The 2016 Ramon Llull novel prize went to Víctor M. Amela, a journalist not really known for his books but for his appearances in an afternoon talkshow on TV. His winning the prize led to some discussions that had little to do with the contents of the winning work. But let’s go step by step.
The winning novel is entitled La filla del capità Groc [Captain Yellow’s daughter]. According to the author, “it is a romantic novel based on real facts that happened in the middle of the 19th century in the [mountains of] Ports of Morella [between Castellón and Aragón], with a little note of witchcraft, with loves, jealousy, friendship, betrayal, selfless dedication to unusual limits to a dream and some ideals, and also passions, father-daughter love, conjugal love and passion for the other.” (Source) The story is based on the life of Tomás Peñarrocha who was known as the Yellow of Forcall due to his blonde hair, and on his daughter Manuela, who at 13 years of age already had “a burning temperament”. Amela consulted the documentation of local historians and his main source was Memorias de un voluntario carlista forcallano. 1833-1874 [Memories by a Forcall Carlist volunteer], written by José Bordás Marcova, Manuela’s husband, published in 1997 by the Forcall city hall. The author describes his protagonist as “a 19th century Robin Hood who defends his people against the liberal’s oppression and injustice.” Josep Massot explains that “beyond passions, the scheme of a bestselling adventure novel also needs a betrayal and an antagonist to the hero. The bad one in this case is the Majorcan Juan de Villalonga y Escalada, sent by the liberals to wipe out the Carlist forces in the Maestrat region.” (source) [For more information on the historical background, the Wikipedia has got articles on the Carlist wars.]
The Ramon Llull Catalan letter prize is given by Planeta group and the Ramon Llull foundation, and it is the highest endowed prize (60,000 EUR) for a book written in Catalan, and so far had been seen as a label of quality for a work written in that language (one can find a list of former laureates at the Wikipedia article).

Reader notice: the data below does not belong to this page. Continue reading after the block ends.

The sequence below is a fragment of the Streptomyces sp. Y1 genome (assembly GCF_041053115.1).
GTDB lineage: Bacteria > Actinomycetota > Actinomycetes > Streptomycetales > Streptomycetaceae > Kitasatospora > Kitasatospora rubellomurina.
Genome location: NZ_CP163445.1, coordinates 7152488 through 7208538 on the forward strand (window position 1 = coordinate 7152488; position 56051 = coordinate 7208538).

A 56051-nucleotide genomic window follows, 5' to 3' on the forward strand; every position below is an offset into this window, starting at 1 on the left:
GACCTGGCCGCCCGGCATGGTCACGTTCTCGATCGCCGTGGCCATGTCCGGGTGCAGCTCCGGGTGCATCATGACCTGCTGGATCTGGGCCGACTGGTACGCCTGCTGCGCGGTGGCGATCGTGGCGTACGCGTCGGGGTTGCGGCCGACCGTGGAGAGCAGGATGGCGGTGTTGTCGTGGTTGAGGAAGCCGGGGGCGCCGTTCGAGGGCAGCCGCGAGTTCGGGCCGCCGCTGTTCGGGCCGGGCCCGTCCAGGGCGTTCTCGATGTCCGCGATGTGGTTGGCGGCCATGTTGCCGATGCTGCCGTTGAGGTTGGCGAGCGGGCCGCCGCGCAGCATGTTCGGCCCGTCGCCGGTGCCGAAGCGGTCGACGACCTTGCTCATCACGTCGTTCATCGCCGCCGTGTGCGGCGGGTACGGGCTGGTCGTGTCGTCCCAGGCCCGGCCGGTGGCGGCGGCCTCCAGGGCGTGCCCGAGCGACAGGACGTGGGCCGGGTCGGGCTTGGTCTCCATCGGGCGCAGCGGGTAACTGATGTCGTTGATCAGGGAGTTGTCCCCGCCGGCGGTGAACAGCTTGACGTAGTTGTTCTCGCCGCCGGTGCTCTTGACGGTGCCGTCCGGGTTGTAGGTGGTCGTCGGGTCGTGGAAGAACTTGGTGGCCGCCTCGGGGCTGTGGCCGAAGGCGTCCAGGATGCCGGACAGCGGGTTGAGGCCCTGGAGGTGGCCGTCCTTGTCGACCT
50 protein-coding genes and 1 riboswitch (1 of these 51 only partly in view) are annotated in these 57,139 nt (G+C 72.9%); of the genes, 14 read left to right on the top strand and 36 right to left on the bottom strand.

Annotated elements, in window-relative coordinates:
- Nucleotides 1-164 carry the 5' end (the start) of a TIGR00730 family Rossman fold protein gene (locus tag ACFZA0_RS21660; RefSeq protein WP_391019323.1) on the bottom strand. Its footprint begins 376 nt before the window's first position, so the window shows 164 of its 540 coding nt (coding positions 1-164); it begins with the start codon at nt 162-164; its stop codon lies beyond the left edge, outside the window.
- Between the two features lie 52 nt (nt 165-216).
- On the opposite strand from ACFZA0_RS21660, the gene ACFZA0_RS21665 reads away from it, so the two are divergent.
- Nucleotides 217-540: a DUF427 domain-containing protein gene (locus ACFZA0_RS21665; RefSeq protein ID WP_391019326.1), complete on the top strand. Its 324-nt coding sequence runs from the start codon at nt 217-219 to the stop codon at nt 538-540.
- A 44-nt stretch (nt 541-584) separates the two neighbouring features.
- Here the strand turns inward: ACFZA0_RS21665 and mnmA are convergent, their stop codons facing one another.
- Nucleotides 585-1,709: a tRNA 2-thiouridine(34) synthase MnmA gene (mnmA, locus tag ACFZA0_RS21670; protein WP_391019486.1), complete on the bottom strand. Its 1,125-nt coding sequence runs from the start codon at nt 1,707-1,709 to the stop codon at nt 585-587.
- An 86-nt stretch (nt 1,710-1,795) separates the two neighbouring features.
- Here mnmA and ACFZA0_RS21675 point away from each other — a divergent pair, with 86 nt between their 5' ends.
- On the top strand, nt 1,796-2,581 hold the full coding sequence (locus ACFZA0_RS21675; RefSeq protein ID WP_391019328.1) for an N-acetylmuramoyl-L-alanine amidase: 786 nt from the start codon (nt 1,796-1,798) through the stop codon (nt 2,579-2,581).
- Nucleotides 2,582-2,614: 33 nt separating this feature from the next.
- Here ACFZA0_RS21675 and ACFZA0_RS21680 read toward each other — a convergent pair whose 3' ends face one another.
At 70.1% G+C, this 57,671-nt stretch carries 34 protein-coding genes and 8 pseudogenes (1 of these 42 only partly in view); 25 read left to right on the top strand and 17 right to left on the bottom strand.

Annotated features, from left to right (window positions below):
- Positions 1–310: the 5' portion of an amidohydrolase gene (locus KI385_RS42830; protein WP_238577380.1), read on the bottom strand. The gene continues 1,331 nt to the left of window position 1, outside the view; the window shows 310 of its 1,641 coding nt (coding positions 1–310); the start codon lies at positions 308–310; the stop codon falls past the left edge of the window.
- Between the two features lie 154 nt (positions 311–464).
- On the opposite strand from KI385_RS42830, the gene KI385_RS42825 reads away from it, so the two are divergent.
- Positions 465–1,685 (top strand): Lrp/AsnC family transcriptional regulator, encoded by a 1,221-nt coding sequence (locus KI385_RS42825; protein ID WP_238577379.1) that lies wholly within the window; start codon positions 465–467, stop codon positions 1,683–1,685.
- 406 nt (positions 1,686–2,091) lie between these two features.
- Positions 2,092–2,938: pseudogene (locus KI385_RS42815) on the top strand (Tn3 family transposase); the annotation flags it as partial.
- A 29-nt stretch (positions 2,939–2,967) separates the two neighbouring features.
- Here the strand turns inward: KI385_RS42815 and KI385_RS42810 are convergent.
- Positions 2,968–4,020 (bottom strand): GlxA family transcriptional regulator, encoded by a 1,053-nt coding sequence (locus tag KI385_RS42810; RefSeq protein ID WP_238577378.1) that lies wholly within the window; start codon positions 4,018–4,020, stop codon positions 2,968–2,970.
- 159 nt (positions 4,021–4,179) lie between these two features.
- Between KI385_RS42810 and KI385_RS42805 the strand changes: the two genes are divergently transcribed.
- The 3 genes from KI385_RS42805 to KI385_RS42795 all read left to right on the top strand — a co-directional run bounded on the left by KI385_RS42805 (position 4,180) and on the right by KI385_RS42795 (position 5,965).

The problem with this year’s winning work is that a lot of people don’t believe that it was the best among the 48 or so entries into the competition, or that they don’t believe that it was really written by Amela alone. They find it curious that Amela is the only participant in the afternoon TV show who constantly speaks Spanish and whose Catalan is considered by some as of a basic level. His previous novels were written in Spanish, and so some people think about a very good corrector or translator in the background. On another level, giving the prize to a “mediatic” author, puts into question the whole concept of giving literary prizes as it appears that the prize is given more on marketing considerations (a well-known author sells a lot more) than on literary quality ones – though the jury is presumably independent and the works are entered anonymously… This problem has been around for some time as it seems that publishing houses tend to give their prizes not to emerging talents waiting to be discovered but to their own authors whom they want to promote; and the little prize money involved buys a lot of cheap advertising as the prize winning works are mentioned in the culture sections of all kinds of media. And the prize winners often lead the bestselling lists of subsequent book buying events such as Sant Jordi [Saint George’s day, 23 April] and Christmas…
SOURCE: Josep Massot, La Vanguardia, Jan. 30, 2016, p. 38-39 [printed edition; for the paragraph on the novel’s content and the author comments]